>Hilde Zach 1942-2011

>

The former mayor of Innsbruck was a special kind of politician. First, she loved Innsbruck (it was said that the city was her “only child”). In her eight years in office, I never heard a single bad word said about her.  Second — and here I speak from first-hand experience — she supported the performing arts like no other. She was in the audience, sometimes in the front row, at countless theater and concert performances. You looked out over the stage lights and saw that hairdo, and you knew the mayor was in the house.

A story I heard years ago about her commitment to the city’s cultural life, from those who were there:

The orchestra was about to perform a Bruckner symphony  for a special season-opening concert in the cathedral. The seats were all taken,  and security were either not permitted or not in the mood to let any more people in. Frau Zach arrived at the last minute, as usual, and asked a group of musicians why they were standing outside. When they explained that they were not allowed to enter, the mayor disappeared into the cathedral, and reappeared a few minutes later, saying “Da ist Platz genug drinnen, alle eini!” (There’s room enough, everybody in!) She simply went right over the security personnel’s heads and pushed us all inside!

Frau Zach battled cancer for years, and last March, when the future no longer looked manageable, she stepped down and handed the reins to her deputy mayor.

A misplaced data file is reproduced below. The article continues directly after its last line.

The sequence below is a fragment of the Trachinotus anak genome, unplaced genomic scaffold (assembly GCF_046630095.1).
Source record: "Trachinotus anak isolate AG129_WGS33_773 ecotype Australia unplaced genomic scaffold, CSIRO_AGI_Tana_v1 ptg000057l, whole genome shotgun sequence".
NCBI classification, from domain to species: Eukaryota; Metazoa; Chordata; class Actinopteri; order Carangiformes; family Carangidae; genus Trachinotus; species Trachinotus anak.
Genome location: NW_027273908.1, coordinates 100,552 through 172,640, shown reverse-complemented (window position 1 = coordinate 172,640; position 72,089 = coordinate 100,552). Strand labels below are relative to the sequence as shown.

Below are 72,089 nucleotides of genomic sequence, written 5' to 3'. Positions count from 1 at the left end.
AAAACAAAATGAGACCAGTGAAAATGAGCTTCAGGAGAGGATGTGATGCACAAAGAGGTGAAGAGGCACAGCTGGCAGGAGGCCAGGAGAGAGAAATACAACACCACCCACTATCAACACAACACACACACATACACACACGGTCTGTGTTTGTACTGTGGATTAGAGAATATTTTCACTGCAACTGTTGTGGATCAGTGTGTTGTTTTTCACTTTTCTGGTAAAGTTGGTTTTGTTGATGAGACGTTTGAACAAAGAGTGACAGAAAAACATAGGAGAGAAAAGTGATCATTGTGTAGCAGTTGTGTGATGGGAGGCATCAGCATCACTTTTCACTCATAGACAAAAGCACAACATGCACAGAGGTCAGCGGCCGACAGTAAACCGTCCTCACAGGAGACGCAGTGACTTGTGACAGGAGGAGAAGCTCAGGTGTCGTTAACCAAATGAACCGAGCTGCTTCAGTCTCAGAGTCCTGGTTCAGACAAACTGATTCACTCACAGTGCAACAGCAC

Her funeral will be held on Friday afternoon. She picked out her requiem music in advance, requesting the Haydn Mass In Time Of War, and a beautiful choral arrangement of Mahler’s Ich bin der Welt abhanden gekommen the Reinberger Abendlied which she’d heard a few years before at a chamber choir concert (in which I took part.) I will be there on Friday, deeply honored to be able to sing for her again, one last time.

h/t to Günther Hajostek, who remembers that Bruckner concert.

>More Traces Of The Anschluss

>Creepy news from the region. A field of graves containing the remains of approximately 220 people was discovered in the course of a construction project at the hospital in Hall in Tirol. It is suspected that at least some of the dead were victims of the NS euthanasia policy. It has been determined that the bodies were interred between 1942 and 1945.

Construction plans were immediately halted and plans made to exhume and try to identify the bodies. According to local historian Horst Schreiber (an excellent author of many in-depth books about the region during the Nazi era), plans had been submitted for a euthanasia program involving lethal injection, but was rejected by the Nazi authorities (for whatever reason). It has been long suspected, however, that hundreds of patients were simply starved to death in Hall.

In the Anschluss years, at least 3000 people from Tirol and Vorarlberg were reported as carrying hereditary diseases — by doctors and other caregivers, who were legally bound to report them. At least 400 were forcibly sterilized; over 700 from Tirol, including children, were deported to Schloss Hartheim near Linz, a main area of euthanasia activity where thousands of people were gassed. Records were kept top-secret and death certificated were falsified, the families of the deceased given false information about the fate of their loved ones.

Exhumation of the graves will begin in March.

Wikipedia entry on “T4”
Article in Der Standard (de)